Marine Serre is a French artist. Her dolls are offered at her website La Compagnie des Radis. She has just released her third doll Suzette and has several more BJDs in-progress.
Q: The name of your company is very interesting. Why “La Compagnie des Radis”?
A: That’s a good question! Actually it’s a little strange, but it comes from my sister. The day she was born, she was wearing an outfit printed with small radishes, and for years people in my family (including me) loved to remind her of this fact. One day I wanted to draw something for her, so I made an illustration of a small girl dressed like a radish!
Finally, this illustration inspired me to create one of my first dolls, and even if I didn’t release this little radish faceplate (yet!) I decided to keep the radish as the symbol of my company.
Plus, radishes are pink and I love pink!
Q: How did you become a doll designer?
A: Actually I always loved to craft things. When I was a child I used to create many small objects in clay. At first I wanted to become an architect and a physicist but when I was about 9 or 10, my dream was to create and sell small “figures kits” including many accessories… they came out ugly, but it was fun!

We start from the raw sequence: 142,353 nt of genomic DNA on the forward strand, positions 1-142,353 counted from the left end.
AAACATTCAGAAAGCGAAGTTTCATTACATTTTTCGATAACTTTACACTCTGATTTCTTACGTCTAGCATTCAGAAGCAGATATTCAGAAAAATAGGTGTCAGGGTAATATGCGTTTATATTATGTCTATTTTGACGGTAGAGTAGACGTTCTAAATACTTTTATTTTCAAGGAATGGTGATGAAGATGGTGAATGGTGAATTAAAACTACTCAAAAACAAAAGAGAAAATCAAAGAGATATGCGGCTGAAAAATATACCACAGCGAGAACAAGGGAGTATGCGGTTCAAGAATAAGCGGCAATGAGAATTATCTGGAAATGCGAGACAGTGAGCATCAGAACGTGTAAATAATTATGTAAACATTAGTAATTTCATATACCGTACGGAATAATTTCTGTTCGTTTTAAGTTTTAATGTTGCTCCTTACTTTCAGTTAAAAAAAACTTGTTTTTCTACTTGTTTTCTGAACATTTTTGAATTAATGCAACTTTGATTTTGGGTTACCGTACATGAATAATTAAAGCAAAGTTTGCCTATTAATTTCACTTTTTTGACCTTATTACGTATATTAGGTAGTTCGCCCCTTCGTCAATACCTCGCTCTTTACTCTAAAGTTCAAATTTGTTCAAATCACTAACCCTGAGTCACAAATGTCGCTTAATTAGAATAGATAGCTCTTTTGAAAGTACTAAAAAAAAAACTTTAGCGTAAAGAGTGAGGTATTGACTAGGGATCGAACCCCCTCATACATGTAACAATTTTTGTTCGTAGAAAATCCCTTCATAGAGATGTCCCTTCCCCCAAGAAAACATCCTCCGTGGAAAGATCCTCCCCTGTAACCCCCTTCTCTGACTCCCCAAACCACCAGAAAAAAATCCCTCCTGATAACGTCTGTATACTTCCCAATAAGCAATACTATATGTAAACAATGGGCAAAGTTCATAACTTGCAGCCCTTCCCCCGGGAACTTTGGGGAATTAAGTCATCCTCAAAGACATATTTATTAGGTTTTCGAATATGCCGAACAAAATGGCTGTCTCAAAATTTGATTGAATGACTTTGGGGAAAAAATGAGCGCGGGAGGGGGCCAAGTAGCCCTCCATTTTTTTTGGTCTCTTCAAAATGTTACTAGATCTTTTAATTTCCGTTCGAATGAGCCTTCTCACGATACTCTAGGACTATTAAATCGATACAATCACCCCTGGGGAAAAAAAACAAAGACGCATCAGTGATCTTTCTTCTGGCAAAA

I discovered ball jointed dolls in 2005 when I was 18, and I did buy my first one the same year with my small savings. (It was a Twin-Key from Dream of Doll, what an old memory!!)
Four years and a few dolls later, I became a 2D artist for video games. During these 4 years, I tried to sculpt my first prototypes, but they were really “basic” and really creepy! I was learning. I tried a lot of technics and kinds of clay during these years. I tried to cast my first doll in resin in 2011. The doll was kind of awful, but I learn of lot from my experimentations!
I started working on my first “real” doll, Paupiette, in 2012. Well, of course I didn’t know when I started that she would become a “real” doll. I did quit my job in order to work on my doll full time, and it took me about a year to finish the prototype! We moved to Canada at the end of 2013 (we were living in France), and I sent my prototype to the factory for the first time in March 2014. My first pre-order opened in August 2014, so we can say I’m an official doll maker as of that date!